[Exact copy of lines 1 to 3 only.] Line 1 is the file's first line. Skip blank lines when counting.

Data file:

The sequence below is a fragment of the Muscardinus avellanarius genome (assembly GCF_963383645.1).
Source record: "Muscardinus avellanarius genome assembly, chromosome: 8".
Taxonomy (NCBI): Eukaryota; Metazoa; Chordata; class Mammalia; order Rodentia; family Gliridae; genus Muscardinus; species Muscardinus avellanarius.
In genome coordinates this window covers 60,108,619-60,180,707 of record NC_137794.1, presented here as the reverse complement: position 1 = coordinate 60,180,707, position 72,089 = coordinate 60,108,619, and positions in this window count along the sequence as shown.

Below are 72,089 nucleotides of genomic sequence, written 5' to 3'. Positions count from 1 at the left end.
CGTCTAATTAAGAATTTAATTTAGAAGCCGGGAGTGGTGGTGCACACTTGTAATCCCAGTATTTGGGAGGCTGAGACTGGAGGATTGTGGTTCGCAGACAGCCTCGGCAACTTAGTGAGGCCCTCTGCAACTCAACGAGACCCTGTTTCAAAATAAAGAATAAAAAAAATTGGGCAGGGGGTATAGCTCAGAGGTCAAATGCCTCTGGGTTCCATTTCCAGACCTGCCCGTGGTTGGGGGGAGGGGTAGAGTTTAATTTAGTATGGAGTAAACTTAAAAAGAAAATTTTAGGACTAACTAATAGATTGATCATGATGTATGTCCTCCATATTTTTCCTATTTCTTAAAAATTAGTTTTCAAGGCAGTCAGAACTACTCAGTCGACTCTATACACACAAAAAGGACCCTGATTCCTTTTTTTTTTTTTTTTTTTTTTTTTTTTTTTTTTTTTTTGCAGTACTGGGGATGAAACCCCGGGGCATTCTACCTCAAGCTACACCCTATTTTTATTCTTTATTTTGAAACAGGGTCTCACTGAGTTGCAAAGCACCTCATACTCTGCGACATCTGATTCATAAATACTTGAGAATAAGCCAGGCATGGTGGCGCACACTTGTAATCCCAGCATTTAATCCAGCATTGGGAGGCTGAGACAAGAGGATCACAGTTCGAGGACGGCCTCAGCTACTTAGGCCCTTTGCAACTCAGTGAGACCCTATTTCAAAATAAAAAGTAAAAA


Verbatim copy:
The sequence below is a fragment of the Muscardinus avellanarius genome (assembly GCF_963383645.1).
Source record: "Muscardinus avellanarius genome assembly, chromosome: 8".
Taxonomy (NCBI): Eukaryota; Metazoa; Chordata; class Mammalia; order Rodentia; family Gliridae; genus Muscardinus; species Muscardinus avellanarius.